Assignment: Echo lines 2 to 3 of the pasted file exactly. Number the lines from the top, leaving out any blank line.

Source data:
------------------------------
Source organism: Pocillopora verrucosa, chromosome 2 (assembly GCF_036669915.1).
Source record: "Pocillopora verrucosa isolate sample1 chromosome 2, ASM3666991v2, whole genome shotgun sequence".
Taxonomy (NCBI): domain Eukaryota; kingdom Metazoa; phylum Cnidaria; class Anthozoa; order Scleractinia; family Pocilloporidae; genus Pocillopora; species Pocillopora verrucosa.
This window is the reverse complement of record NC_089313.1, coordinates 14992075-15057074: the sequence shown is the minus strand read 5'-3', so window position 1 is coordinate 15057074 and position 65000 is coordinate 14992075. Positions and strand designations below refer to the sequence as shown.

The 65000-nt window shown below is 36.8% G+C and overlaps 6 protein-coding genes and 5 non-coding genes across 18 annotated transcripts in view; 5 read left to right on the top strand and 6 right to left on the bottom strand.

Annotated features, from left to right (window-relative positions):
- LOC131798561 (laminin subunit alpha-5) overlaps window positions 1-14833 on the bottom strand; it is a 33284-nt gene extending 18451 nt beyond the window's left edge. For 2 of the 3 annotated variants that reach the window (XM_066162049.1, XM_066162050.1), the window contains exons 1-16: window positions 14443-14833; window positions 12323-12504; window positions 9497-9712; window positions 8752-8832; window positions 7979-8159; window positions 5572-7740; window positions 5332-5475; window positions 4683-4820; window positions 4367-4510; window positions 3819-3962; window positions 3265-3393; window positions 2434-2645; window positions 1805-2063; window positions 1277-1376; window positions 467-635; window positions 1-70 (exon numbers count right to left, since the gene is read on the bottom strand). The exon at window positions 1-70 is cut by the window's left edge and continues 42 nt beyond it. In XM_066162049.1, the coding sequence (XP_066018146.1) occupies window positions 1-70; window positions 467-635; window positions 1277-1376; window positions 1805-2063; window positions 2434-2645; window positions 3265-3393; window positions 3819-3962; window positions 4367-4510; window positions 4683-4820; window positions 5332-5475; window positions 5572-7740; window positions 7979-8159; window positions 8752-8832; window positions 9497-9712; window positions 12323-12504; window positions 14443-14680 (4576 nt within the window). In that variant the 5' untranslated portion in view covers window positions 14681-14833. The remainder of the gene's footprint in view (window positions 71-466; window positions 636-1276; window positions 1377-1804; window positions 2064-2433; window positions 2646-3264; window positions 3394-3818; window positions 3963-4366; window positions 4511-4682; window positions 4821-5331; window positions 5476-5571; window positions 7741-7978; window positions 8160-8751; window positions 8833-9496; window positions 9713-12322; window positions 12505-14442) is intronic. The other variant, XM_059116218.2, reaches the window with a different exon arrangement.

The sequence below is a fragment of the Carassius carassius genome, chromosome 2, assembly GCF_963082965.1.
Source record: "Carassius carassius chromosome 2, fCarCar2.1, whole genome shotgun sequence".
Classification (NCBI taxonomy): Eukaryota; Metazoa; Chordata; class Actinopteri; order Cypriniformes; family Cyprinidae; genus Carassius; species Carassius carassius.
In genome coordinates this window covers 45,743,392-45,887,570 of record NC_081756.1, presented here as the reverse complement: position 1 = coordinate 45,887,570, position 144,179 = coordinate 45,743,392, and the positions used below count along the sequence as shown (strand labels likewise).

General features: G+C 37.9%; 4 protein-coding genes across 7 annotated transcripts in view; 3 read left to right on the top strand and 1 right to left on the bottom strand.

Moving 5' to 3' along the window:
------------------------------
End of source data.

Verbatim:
Source record: "Pocillopora verrucosa isolate sample1 chromosome 2, ASM3666991v2, whole genome shotgun sequence".
Taxonomy (NCBI): domain Eukaryota; kingdom Metazoa; phylum Cnidaria; class Anthozoa; order Scleractinia; family Pocilloporidae; genus Pocillopora; species Pocillopora verrucosa.